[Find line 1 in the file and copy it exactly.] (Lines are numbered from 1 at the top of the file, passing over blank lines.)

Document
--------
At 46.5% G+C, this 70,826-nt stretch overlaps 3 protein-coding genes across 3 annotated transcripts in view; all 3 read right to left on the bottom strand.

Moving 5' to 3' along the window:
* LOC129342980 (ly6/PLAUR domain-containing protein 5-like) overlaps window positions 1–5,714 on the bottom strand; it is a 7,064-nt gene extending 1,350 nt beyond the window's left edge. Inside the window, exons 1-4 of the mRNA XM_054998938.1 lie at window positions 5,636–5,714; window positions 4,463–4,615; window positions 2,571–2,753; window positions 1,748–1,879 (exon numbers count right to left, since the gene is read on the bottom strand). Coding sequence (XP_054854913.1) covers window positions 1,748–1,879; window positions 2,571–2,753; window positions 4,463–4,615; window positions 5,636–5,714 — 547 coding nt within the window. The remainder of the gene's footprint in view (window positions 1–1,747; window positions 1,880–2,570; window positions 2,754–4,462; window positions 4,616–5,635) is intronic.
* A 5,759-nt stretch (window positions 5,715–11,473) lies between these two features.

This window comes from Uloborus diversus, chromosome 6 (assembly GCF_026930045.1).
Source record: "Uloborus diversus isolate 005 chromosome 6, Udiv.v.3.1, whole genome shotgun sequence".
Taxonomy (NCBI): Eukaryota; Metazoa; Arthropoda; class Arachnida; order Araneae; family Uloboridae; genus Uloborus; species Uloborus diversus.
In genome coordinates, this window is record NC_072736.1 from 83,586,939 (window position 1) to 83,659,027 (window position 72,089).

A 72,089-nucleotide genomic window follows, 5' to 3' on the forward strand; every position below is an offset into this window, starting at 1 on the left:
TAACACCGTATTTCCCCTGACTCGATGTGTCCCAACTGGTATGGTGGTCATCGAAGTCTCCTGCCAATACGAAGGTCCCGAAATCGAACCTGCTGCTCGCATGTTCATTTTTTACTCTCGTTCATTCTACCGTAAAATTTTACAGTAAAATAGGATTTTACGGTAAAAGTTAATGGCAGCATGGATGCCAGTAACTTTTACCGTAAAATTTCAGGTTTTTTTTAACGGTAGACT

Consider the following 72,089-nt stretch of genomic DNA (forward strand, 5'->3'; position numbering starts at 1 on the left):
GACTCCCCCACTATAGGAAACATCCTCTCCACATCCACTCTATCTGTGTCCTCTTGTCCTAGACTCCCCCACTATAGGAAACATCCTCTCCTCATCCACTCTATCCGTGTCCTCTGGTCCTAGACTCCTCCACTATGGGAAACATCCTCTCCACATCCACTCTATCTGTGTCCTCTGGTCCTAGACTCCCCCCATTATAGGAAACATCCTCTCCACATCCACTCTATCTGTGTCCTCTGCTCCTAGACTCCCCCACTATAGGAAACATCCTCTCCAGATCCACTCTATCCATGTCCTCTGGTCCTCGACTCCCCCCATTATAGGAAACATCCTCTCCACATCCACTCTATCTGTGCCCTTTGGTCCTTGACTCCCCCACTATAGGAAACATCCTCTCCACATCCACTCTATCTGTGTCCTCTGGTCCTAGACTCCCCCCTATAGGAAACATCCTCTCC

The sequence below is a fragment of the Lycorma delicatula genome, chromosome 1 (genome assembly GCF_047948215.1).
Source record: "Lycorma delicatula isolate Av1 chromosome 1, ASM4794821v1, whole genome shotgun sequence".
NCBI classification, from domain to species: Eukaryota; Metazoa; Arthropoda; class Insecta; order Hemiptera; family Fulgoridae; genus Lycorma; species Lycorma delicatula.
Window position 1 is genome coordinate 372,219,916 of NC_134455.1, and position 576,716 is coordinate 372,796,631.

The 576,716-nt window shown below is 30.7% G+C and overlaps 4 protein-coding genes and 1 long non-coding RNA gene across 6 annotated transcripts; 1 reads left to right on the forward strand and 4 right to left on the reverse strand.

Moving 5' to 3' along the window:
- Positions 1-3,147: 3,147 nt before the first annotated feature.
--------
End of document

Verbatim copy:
At 46.5% G+C, this 70,826-nt stretch overlaps 3 protein-coding genes across 3 annotated transcripts in view; all 3 read right to left on the bottom strand.